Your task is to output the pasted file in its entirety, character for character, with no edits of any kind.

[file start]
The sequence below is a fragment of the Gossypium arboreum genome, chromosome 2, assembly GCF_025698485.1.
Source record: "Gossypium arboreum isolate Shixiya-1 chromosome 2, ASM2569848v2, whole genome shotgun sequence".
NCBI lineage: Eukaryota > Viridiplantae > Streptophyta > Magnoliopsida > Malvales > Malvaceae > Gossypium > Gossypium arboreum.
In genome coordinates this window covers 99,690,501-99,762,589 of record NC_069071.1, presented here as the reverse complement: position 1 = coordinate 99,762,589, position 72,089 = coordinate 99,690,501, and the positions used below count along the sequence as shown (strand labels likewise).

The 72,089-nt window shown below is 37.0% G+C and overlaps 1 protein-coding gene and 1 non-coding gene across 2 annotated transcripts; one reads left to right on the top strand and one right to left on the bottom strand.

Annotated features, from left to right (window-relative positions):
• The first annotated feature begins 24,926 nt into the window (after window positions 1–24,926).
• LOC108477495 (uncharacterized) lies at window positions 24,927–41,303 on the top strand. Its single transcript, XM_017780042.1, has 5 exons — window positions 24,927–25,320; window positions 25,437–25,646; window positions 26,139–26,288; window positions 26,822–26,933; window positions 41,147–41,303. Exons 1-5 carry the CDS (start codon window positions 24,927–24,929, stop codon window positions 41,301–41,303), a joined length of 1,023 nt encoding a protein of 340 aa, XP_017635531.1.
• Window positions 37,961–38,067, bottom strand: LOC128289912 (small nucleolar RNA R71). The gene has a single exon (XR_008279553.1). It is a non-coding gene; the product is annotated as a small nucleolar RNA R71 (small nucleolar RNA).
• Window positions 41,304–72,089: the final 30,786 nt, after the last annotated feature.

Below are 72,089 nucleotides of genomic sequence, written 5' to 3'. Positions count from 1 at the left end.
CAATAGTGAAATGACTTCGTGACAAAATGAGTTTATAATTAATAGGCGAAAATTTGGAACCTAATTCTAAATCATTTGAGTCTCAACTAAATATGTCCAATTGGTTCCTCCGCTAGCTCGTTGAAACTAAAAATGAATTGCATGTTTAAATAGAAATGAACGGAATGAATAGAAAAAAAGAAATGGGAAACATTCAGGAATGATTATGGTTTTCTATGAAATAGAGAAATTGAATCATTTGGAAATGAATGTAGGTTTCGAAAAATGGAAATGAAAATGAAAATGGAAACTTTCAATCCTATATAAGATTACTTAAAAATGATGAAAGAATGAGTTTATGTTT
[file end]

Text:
The sequence below is a fragment of the Gossypium arboreum genome, chromosome 2, assembly GCF_025698485.1.
Source record: "Gossypium arboreum isolate Shixiya-1 chromosome 2, ASM2569848v2, whole genome shotgun sequence".
NCBI lineage: Eukaryota > Viridiplantae > Streptophyta > Magnoliopsida > Malvales > Malvaceae > Gossypium > Gossypium arboreum.
In genome coordinates this window covers 99,690,501-99,762,589 of record NC_069071.1, presented here as the reverse complement: position 1 = coordinate 99,762,589, position 72,089 = coordinate 99,690,501, and the positions used below count along the sequence as shown (strand labels likewise).

The 72,089-nt window shown below is 37.0% G+C and overlaps 1 protein-coding gene and 1 non-coding gene across 2 annotated transcripts; one reads left to right on the top strand and one right to left on the bottom strand.

Annotated features, from left to right (window-relative positions):
• The first annotated feature begins 24,926 nt into the window (after window positions 1–24,926).
• LOC108477495 (uncharacterized) lies at window positions 24,927–41,303 on the top strand. Its single transcript, XM_017780042.1, has 5 exons — window positions 24,927–25,320; window positions 25,437–25,646; window positions 26,139–26,288; window positions 26,822–26,933; window positions 41,147–41,303. Exons 1-5 carry the CDS (start codon window positions 24,927–24,929, stop codon window positions 41,301–41,303), a joined length of 1,023 nt encoding a protein of 340 aa, XP_017635531.1.
• Window positions 37,961–38,067, bottom strand: LOC128289912 (small nucleolar RNA R71). The gene has a single exon (XR_008279553.1). It is a non-coding gene; the product is annotated as a small nucleolar RNA R71 (small nucleolar RNA).
• Window positions 41,304–72,089: the final 30,786 nt, after the last annotated feature.

Below are 72,089 nucleotides of genomic sequence, written 5' to 3'. Positions count from 1 at the left end.
CAATAGTGAAATGACTTCGTGACAAAATGAGTTTATAATTAATAGGCGAAAATTTGGAACCTAATTCTAAATCATTTGAGTCTCAACTAAATATGTCCAATTGGTTCCTCCGCTAGCTCGTTGAAACTAAAAATGAATTGCATGTTTAAATAGAAATGAACGGAATGAATAGAAAAAAAGAAATGGGAAACATTCAGGAATGATTATGGTTTTCTATGAAATAGAGAAATTGAATCATTTGGAAATGAATGTAGGTTTCGAAAAATGGAAATGAAAATGAAAATGGAAACTTTCAATCCTATATAAGATTACTTAAAAATGATGAAAGAATGAGTTTATGTTT